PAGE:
After all but waxing rhapsodic in recent years about the value of partnerships and collaborations, biopharma giants are showing more caution about doing licensing deals, according to a just-released state-of-industry report.

According to Biotech and Pharma: 2012 Year in Review, published by EvaluatePharma’s publishing arm EP Vantage, big biopharma spent $20.9 billion on licensing deals in 2012, a 19% drop from 2011. The number of products licensed also fell significantly, to 759 in 2012 from 1,037 a year earlier.

A possible reason, the report posited, was that biopharma giants had less of a need to plug holes in pipelines through increased licensing activity, as companies slowly navigated the “patent cliff” expirations of several brand-name drugs.

“The decline we saw in licensing deals during 2012 could mean rather than the old scatter gun approach of licensing lots of products and banking on certain attrition rates, companies will be looking to do fewer, more considered deals,” Lisa Urquhart, editor of EP Vantage and author of the study, told GEN.

“What this might mean is fewer deals struck at the riskier early stages of development unless they are in a hot area, such as HepC, cutting the number of deals. The value of deals might also fall as companies try to mitigate their risk exposure by spending less on up-front fees and back-end loading deals,” Urquhart added.

Also declining last year were M&A deals, which fell to $42.6 billion in 180 deals, or 24% below 2011’s roughly $56 billion in 196 deals. The 2011 figure includes Sanofi’s $20.1 billion acquisition of Genzyme.

One area where licensing and M&A activity could increase this year, Urquhart said, is orphan drugs, whose development costs are lower than for many other disease categories, and whose chances of approval are higher and reimbursement, easier: “Watch out for more activity in this area.”

Biopharma is unlikely in 2013 to see the convulsive megamergers that rocked the industry after the 2007–09 recession. Other than AstraZeneca, most biopharma giants are already past the patent cliff, reducing their need to buy pipelines. As a result, growth among big biopharmas is expected to be pretty flat over the next five years, Urquhart said.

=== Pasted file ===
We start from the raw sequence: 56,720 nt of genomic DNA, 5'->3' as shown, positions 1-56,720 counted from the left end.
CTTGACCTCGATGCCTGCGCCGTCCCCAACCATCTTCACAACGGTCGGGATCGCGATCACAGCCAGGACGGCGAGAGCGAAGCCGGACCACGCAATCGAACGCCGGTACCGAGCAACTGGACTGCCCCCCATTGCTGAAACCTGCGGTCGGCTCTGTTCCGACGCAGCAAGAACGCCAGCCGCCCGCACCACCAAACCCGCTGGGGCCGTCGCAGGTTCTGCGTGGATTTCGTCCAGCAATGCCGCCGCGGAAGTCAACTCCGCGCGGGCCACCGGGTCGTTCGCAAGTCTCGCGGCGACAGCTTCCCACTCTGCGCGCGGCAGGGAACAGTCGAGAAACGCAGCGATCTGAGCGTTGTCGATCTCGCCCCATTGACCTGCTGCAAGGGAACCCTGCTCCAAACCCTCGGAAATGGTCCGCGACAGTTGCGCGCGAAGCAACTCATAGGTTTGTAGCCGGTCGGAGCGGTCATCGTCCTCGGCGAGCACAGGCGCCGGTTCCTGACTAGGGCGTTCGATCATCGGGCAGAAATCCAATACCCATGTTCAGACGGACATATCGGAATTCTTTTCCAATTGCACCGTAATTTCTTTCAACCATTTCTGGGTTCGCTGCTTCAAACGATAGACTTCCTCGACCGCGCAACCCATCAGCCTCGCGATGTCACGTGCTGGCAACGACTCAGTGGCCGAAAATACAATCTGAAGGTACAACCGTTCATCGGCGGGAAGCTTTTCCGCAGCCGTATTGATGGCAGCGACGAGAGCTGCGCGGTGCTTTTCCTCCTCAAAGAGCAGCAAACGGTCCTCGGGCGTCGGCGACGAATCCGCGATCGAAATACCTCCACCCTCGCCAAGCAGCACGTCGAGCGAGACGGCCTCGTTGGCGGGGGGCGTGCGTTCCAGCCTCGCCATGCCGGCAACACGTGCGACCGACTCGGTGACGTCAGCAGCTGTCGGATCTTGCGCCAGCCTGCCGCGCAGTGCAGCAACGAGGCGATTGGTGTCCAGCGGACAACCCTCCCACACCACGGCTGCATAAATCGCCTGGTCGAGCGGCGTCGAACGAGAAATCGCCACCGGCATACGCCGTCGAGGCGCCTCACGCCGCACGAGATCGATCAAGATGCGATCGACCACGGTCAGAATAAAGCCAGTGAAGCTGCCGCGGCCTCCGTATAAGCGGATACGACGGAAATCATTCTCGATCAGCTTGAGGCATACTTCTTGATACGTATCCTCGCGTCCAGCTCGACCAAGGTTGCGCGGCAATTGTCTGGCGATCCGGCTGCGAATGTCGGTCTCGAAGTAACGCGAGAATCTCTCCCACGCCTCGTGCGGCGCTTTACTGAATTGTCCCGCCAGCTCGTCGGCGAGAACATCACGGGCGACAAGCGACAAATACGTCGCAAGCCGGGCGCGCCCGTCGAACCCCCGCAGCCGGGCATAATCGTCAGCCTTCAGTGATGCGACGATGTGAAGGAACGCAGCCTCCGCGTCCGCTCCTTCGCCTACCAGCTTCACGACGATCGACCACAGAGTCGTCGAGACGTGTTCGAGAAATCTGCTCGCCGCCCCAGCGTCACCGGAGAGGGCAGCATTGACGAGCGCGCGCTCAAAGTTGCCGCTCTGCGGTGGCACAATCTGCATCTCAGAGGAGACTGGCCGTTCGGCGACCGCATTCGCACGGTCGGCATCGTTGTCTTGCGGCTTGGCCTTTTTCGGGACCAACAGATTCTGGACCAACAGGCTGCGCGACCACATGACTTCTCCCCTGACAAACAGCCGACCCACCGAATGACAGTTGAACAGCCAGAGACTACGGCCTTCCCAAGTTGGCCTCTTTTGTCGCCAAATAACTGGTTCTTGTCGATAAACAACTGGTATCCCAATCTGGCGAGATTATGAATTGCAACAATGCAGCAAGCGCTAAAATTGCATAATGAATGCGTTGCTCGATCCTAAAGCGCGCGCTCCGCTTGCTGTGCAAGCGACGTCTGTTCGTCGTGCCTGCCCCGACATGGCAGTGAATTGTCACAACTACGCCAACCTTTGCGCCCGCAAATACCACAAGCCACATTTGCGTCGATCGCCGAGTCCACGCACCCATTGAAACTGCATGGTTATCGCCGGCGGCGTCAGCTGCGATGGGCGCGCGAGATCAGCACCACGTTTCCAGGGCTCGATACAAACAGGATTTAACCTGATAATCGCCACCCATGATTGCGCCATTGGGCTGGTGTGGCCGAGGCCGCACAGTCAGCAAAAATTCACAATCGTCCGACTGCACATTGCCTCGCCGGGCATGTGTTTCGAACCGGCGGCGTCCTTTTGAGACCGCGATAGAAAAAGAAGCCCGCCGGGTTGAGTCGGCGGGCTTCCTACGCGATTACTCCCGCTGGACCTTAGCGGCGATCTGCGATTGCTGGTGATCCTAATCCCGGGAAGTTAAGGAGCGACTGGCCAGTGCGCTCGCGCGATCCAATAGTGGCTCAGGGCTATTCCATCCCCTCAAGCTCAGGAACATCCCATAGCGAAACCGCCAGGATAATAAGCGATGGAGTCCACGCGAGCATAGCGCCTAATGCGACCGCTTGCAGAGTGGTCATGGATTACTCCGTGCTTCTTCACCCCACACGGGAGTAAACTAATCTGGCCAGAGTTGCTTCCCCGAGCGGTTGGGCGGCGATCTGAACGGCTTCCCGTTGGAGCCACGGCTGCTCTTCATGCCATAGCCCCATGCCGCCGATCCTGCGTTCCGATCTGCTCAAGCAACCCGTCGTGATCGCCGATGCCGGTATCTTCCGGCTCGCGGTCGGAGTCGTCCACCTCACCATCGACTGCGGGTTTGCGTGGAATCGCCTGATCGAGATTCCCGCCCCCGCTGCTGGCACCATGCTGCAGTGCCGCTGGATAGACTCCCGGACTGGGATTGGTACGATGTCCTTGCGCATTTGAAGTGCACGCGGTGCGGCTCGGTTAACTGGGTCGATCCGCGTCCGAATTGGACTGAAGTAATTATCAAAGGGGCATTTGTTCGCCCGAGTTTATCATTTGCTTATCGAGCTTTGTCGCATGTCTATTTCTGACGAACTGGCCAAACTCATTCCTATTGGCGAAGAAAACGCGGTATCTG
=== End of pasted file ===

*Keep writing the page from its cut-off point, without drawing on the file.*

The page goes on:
“Mega-mergers are not a quick fix for R&D productivity and a lot of companies—including Abbott, Pfizer, and Johnson & Johnson—are looking to slim down their operations to make them more efficient,” Urquhart added. “A lot of companies will be looking at controlling costs and being a lot more strategic when considering licensing or spending on R&D, which could mean smaller more heavily back-ended licensing deals and maybe more smaller less-risky acquisitions.”

While fewer licensing deals are likely for smaller drug developers, they have several positives to anticipate in 2013. One is the prospect of continued gains by biotech stocks, which enhances the industry’s attractiveness to investors. That should lead to a short-term increase in venture capital investment, which dried up during the recession, Urquhart said.

Also encouraging to investors, Urquhart said, was FDA’s increased dialogue with industry about what it wants to see in clinical trials, reflected in more early meetings with companies. FDA approved 43 novel biologic or small molecule agents in 2012, up from 35 in 2011 and 26 in 2010: “Other than external macroeconomic factors, the only thing that might push back stock prices would be the failure of the one of the big-ticket drugs up for approval this year.”

Even that is less likely, she added; FDA on Wednesday approved Biogen Idec’s oral MS drug Tecfidera. 

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